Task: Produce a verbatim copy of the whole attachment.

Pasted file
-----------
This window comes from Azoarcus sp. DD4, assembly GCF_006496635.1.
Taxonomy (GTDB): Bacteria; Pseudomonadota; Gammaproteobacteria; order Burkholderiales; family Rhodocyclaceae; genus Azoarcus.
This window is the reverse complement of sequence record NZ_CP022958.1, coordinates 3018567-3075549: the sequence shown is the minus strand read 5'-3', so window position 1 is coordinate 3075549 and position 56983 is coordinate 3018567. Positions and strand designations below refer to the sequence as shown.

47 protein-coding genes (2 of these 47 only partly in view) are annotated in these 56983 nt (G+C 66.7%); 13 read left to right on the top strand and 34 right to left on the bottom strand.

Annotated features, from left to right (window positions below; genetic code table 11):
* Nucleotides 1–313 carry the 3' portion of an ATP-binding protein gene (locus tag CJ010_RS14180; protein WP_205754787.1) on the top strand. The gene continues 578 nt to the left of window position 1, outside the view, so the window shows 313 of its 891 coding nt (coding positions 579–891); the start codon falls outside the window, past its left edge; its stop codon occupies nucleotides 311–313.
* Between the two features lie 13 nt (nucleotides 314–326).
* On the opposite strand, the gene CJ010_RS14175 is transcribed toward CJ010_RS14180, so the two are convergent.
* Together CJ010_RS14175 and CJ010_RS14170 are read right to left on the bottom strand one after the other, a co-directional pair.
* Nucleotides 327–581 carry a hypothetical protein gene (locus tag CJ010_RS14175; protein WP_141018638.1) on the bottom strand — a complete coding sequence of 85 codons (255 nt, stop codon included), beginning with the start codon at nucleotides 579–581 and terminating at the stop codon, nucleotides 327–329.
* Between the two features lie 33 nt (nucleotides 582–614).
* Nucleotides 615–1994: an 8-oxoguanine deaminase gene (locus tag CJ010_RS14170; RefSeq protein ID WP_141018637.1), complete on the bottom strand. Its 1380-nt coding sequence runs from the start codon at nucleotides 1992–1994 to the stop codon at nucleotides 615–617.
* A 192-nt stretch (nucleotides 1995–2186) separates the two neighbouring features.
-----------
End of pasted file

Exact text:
This window comes from Azoarcus sp. DD4, assembly GCF_006496635.1.
Taxonomy (GTDB): Bacteria; Pseudomonadota; Gammaproteobacteria; order Burkholderiales; family Rhodocyclaceae; genus Azoarcus.
This window is the reverse complement of sequence record NZ_CP022958.1, coordinates 3018567-3075549: the sequence shown is the minus strand read 5'-3', so window position 1 is coordinate 3075549 and position 56983 is coordinate 3018567. Positions and strand designations below refer to the sequence as shown.

47 protein-coding genes (2 of these 47 only partly in view) are annotated in these 56983 nt (G+C 66.7%); 13 read left to right on the top strand and 34 right to left on the bottom strand.

Annotated features, from left to right (window positions below; genetic code table 11):
* Nucleotides 1–313 carry the 3' portion of an ATP-binding protein gene (locus tag CJ010_RS14180; protein WP_205754787.1) on the top strand. The gene continues 578 nt to the left of window position 1, outside the view, so the window shows 313 of its 891 coding nt (coding positions 579–891); the start codon falls outside the window, past its left edge; its stop codon occupies nucleotides 311–313.
* Between the two features lie 13 nt (nucleotides 314–326).
* On the opposite strand, the gene CJ010_RS14175 is transcribed toward CJ010_RS14180, so the two are convergent.
* Together CJ010_RS14175 and CJ010_RS14170 are read right to left on the bottom strand one after the other, a co-directional pair.
* Nucleotides 327–581 carry a hypothetical protein gene (locus tag CJ010_RS14175; protein WP_141018638.1) on the bottom strand — a complete coding sequence of 85 codons (255 nt, stop codon included), beginning with the start codon at nucleotides 579–581 and terminating at the stop codon, nucleotides 327–329.
* Between the two features lie 33 nt (nucleotides 582–614).
* Nucleotides 615–1994: an 8-oxoguanine deaminase gene (locus tag CJ010_RS14170; RefSeq protein ID WP_141018637.1), complete on the bottom strand. Its 1380-nt coding sequence runs from the start codon at nucleotides 1992–1994 to the stop codon at nucleotides 615–617.
* A 192-nt stretch (nucleotides 1995–2186) separates the two neighbouring features.